Getting Multiple Tattoos May Actually Toughen up the Body

March 26th 2016

Tattoos are thought of as something people enjoy for aesthetic reasons, and it turns out that getting multiple tats is easier on your body than getting just one. People with more than one tattoo often developed a better immune response to the process after their first one, according to a new study in the American Journal of Human Biology.

"When the body is stressed, there is a fight-or-flight response, which includes immunosuppression," Christopher D. Lynn, an associate professor in anthropology at the University of Alabama and an author of the study, told ATTN:. This is because it has to "reallocate energy to aid in survival," he explained.

When you get more than one tattoo, your body responds with a lower stress reaction.

It's similar to your body's response to going to the gym if you go often, Lynn said. "What we saw in folks with lots of tattoo experience is that, instead of suppressing immune response, there was an elevation," Lynn said. "This is important, because you don’t want your immune system to be suppressed every time you go to the gym or every time you get a new tattoo, if it’s something you do often."

tattoo inkWikimedia/Franki2001 -

The study looked at 29 volunteers and sampled their saliva before and after getting tattooed. The researchers looked at immunoglobulin A and cortisol levels in the saliva. Immunoglobulin A is an antibody that helps fight certain infections, and cortisol is a hormone released in periods of stress.

Nine of the participants were getting tattooed for the first time. They had much lower levels of immunoglobulin A at the end, meaning their bodies had harder times dealing with the stress from the tattoo.

It would be easy to conclude from this study that getting more tattoos means you will be able to fight off colds more easily. That's not quite what the research indicates, Jezebel reported. The research simply found that people who got several tattoos were better able to handle that kind of physical stress than those who only got one.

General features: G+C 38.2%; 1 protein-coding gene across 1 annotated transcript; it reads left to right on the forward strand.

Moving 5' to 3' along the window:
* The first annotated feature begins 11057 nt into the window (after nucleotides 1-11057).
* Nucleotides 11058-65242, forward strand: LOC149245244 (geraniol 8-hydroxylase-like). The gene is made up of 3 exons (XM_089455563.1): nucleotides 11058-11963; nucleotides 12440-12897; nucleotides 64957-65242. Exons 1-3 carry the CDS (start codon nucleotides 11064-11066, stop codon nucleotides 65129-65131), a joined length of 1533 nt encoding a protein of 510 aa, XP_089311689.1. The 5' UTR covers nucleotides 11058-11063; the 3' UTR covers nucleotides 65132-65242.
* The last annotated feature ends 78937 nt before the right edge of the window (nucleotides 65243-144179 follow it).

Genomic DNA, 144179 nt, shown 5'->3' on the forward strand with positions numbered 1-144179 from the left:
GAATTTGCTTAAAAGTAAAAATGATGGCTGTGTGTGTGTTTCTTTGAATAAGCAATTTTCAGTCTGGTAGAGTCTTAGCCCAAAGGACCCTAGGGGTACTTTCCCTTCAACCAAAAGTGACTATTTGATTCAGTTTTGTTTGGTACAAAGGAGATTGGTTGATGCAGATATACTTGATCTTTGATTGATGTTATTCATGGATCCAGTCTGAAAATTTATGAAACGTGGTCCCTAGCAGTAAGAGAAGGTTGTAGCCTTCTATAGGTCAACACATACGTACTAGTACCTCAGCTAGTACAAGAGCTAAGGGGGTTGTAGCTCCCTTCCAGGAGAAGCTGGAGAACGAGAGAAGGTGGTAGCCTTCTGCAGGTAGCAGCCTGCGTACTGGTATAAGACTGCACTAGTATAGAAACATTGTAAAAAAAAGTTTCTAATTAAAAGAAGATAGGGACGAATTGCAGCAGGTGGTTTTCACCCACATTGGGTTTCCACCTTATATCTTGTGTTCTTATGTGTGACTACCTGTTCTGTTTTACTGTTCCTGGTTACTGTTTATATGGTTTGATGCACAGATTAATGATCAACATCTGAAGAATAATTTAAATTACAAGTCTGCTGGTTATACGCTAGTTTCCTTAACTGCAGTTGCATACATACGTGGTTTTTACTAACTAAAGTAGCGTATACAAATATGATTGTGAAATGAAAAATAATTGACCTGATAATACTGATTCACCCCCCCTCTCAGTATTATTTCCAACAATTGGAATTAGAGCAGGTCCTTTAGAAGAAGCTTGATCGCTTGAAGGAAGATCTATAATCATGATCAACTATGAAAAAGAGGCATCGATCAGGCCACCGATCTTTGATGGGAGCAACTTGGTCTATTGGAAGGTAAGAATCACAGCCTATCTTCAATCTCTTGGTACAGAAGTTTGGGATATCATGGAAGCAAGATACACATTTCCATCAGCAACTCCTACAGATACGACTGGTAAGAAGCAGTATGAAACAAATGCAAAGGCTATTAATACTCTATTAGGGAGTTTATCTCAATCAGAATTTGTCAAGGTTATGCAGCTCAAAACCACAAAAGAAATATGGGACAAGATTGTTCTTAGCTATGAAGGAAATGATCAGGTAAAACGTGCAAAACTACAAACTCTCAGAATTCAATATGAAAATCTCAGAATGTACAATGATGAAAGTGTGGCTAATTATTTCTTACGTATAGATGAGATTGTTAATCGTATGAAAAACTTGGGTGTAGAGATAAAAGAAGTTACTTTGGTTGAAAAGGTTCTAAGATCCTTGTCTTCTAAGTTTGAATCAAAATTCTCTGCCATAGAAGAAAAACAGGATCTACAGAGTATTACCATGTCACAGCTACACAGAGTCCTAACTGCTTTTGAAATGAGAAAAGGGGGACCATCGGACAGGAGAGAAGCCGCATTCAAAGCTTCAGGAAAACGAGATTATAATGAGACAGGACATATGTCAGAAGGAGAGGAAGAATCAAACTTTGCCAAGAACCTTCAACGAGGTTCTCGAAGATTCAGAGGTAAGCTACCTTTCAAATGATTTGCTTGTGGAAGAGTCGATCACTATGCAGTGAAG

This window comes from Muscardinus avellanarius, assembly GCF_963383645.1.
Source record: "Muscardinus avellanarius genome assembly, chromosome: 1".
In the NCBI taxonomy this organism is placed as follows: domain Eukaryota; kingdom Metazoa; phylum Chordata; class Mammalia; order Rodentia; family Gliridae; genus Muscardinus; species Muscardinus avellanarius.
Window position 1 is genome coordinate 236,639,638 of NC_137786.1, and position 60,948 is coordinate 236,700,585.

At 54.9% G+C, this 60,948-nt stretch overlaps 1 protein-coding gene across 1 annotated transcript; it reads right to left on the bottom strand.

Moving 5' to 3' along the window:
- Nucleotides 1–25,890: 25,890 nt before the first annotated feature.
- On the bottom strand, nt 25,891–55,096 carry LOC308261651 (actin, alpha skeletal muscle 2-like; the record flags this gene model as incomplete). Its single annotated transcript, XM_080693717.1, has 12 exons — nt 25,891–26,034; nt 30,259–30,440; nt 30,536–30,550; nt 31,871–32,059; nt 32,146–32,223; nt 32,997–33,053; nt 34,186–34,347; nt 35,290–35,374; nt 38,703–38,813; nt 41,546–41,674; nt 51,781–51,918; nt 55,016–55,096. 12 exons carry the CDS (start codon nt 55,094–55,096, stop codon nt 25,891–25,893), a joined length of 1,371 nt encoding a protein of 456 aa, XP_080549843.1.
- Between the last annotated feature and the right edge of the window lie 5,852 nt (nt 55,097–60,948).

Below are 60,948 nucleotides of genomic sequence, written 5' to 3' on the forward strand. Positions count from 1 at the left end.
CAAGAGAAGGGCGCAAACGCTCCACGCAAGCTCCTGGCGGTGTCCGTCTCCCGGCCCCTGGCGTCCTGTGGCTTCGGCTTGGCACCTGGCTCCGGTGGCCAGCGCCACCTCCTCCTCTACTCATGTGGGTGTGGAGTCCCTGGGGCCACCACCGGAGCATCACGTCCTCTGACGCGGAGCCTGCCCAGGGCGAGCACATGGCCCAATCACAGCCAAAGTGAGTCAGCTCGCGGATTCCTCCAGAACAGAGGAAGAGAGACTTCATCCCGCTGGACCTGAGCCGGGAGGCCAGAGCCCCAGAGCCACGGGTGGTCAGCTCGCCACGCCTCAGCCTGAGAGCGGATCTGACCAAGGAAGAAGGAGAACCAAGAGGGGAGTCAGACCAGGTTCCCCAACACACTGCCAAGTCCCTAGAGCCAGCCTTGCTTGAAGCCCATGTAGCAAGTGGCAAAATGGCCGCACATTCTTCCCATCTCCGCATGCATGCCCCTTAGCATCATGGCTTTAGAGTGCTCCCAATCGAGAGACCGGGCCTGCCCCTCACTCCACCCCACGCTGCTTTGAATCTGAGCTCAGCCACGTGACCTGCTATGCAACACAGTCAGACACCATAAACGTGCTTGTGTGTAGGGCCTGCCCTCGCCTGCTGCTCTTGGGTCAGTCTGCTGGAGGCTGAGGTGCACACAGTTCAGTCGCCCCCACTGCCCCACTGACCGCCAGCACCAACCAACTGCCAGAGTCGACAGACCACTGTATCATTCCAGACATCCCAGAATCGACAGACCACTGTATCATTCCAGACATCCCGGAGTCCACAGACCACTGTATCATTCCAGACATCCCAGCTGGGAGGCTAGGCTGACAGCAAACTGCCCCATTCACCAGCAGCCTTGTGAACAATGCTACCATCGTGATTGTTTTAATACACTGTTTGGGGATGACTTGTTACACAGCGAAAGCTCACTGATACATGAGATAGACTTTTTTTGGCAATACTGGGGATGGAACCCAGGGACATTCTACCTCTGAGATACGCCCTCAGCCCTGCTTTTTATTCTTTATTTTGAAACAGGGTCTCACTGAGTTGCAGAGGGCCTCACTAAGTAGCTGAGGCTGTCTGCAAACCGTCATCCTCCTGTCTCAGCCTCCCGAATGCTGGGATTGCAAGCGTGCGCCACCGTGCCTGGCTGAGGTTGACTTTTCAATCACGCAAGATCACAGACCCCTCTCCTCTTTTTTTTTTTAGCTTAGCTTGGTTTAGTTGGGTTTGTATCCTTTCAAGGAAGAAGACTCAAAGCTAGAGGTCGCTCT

The research also suggested that having more tattoos is a sign of physical health, as people who had a bad physiological response to their first tattoo were less likely to go in for another.

Your brain might have something to do with it.

tapping tattooFlickr/Evan Blaser -

Joanne Martian, co-owner of the popular Martian Arts Tattoo Studio in Portland, Ore., said she thinks there's more to it.

"I think a lot of mental stamina needs to be accounted for, since mind over matter is usually what helps get you through longer sessions," Martian said. A person who is more freaked out about the pain or possible dangers of getting tattooed will likely have a stronger stress response. "Also, one cannot discount the importance of a healthy lifestyle in between tattoos," she said. "Sometimes people treat themselves better after they get tattooed than in regular daily life, especially if they are getting large scale work done. It makes you slow down and be more careful, I suppose."

One problem with the study is its small sample size. Lynn said he's planning on following up his study with another one focusing on a much larger sample. "My immediate future plan is to try to do follow-up in Samoa," Lynn said. "Samoans have a long-standing tattoo tradition that involves large, intensive tattoos for males and females." Samoans also frequently use traditional tattooing devices, which can cause more pain and stress, he said.

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